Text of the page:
Schools Fear a Potential Second Grading Disaster

Grades, Grading, Exam Results, GCSE, GCSES, Students, Pupils, Teachers, Teaching, GCSE Exam Results

Summer is soon approaching, which likewise indicates that GCSE exam results are impending. After last year’s grading disaster through Ofqual’s predictive algorithm, many teachers fear the outcome of this year’s new grading approach. New government instructions require headteachers to carry out an “excessive” amount of assessments on students, as well as use historical data on their past performances, as instructed by Ofqual, in order to determine results.

Some schools are requiring students to sit as many as 35 exams over the next four to six weeks as a method of gathering sufficient evidence to justify awarding grades. However, many teachers feel that the new grading approach is unfair to pupils, and it has put English schools into a “state of panic”.

There are growing fears that there will be a repeat akin to last summer’s Ofqual algorithm catastrophe. The algorithm was known to rely upon historical data about a school’s previous performance in order to determine the grades of pupils that were unable to take their exams during the pandemic. However, as a consequence, many pupils at poor-performing and improving state schools saw their results were unjustly downgraded from their teachers’ prior assessments.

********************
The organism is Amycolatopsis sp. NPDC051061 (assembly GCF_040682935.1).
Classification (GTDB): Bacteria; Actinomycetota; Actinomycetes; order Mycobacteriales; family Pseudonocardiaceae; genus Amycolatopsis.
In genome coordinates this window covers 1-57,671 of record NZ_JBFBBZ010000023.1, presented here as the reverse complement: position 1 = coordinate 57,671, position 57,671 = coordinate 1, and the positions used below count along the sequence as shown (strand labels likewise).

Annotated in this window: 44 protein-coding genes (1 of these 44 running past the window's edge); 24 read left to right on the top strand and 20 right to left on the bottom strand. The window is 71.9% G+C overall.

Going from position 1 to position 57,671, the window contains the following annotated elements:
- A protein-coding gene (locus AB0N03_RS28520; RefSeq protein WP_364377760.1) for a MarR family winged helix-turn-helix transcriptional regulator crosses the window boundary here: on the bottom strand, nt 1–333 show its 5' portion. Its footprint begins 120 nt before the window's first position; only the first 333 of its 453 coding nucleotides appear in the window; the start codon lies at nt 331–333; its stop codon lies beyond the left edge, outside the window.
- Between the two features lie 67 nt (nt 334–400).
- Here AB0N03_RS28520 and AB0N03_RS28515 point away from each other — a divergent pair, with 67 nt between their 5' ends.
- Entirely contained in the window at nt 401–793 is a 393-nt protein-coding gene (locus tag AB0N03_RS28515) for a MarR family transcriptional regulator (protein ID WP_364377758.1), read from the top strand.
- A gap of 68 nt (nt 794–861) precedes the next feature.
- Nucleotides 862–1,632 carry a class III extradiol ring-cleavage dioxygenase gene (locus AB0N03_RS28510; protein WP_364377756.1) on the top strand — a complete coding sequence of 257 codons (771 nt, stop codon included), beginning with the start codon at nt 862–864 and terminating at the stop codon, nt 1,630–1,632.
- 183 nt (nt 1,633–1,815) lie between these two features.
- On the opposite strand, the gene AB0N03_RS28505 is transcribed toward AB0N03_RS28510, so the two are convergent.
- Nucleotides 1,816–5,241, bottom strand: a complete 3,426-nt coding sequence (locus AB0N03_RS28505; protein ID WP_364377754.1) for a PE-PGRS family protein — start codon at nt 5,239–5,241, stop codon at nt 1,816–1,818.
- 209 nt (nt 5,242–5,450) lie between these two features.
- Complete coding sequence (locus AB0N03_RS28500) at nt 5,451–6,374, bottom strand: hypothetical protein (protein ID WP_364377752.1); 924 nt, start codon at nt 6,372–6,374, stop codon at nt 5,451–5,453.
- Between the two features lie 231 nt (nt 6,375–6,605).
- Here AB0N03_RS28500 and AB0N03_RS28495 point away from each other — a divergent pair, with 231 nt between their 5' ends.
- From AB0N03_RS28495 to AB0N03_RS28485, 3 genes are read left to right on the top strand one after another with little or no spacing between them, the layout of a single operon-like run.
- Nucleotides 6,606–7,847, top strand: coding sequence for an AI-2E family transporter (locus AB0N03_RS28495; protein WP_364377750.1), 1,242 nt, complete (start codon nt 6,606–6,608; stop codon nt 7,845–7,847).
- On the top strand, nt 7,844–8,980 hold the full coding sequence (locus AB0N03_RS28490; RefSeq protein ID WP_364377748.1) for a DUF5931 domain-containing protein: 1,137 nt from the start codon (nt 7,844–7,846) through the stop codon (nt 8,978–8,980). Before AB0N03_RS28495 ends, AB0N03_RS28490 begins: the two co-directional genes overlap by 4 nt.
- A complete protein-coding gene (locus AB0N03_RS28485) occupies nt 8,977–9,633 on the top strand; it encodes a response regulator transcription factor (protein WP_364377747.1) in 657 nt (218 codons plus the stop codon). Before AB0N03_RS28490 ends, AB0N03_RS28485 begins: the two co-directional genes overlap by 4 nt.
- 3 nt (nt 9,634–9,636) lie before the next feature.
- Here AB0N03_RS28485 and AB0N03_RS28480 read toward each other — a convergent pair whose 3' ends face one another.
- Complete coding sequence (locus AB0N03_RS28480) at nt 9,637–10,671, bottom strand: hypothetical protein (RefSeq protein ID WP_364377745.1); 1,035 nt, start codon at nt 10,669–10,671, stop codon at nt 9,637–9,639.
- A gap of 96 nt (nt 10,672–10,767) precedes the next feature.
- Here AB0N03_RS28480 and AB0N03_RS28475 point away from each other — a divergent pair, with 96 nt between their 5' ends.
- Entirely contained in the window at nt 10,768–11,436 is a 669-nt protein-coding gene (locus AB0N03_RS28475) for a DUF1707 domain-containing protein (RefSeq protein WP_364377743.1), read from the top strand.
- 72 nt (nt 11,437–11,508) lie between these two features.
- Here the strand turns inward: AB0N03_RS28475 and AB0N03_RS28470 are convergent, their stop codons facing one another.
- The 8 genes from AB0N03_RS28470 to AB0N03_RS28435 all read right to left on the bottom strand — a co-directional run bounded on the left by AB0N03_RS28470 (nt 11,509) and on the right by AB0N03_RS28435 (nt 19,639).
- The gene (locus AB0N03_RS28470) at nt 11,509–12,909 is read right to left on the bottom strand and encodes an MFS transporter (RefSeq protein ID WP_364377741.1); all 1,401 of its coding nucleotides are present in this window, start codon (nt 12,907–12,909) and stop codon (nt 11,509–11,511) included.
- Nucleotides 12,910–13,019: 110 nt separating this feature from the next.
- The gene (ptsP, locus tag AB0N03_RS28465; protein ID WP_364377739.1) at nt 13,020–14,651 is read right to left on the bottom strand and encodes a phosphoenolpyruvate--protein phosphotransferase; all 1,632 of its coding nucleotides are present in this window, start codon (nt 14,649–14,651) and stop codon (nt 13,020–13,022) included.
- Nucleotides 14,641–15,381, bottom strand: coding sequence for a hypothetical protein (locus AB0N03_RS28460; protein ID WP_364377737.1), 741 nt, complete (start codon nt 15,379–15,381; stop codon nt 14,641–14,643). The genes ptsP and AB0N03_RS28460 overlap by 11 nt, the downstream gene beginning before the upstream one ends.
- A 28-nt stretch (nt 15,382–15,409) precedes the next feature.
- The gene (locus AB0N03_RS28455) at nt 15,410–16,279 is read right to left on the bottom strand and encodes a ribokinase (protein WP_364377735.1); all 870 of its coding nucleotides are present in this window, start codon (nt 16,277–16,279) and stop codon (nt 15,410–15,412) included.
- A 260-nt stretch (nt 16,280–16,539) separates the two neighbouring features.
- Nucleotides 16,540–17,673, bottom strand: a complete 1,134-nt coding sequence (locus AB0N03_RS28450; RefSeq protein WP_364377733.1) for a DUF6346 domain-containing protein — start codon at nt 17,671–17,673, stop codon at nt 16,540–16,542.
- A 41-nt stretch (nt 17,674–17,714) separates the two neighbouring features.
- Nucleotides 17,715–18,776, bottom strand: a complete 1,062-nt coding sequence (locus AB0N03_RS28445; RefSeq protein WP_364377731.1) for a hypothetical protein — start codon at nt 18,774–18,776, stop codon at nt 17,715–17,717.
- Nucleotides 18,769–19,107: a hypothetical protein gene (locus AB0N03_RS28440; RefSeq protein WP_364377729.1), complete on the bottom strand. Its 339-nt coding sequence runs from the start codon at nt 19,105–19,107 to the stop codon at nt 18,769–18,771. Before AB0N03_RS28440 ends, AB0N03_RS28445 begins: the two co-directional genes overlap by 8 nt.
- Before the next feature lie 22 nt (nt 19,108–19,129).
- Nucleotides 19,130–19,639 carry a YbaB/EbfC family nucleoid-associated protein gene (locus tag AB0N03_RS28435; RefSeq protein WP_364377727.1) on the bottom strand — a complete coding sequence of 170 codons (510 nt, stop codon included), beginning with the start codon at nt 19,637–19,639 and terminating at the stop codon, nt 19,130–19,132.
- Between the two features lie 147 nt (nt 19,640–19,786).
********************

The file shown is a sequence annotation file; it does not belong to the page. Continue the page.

Mary Bousted of the National Education Union has suggested that there is a risk that Ofqual’s guidance could distort this year’s results too: “It may suppress the grades of a year group which has more able students than in the previous years. It could lead to injustices,” she said. “It’s imposing a data-driven outcome rather than an achievement-driven outcome.”

According to the Joint Council for Qualifications, teachers are expected to award students grades based on evidence, with more recent evidence considered as a superior representation of student performance. However, this has pressured schools into obsessively gathering evidence. As one headteacher states: “There is a danger schools will carry out too many exams when the whole point is that they were cancelled because everyone agreed that they couldn’t be carried out fairly. A range of evidence should be used rather than solely re-running exams by the backdoor.”

However, a Department for Education spokesperson believes that teachers will be trusted based on their own decisions to assess and grade their students. The Joint Council for Qualifications has published guidance to support teachers with their processes, including on using historic data in order to help potentiate consistency and fairness. They added that the guidance is clear that grading judgments should not be driven by this data.

A spokesperson for Ofqual clarified that to ensure assessments are not overly lenient or harsh, it is necessary to consider the performance of this year’s students compared to previous years when exams have taken place as part of their overall quality assurance. Information from previous years will not be used to artificially suppress grades.

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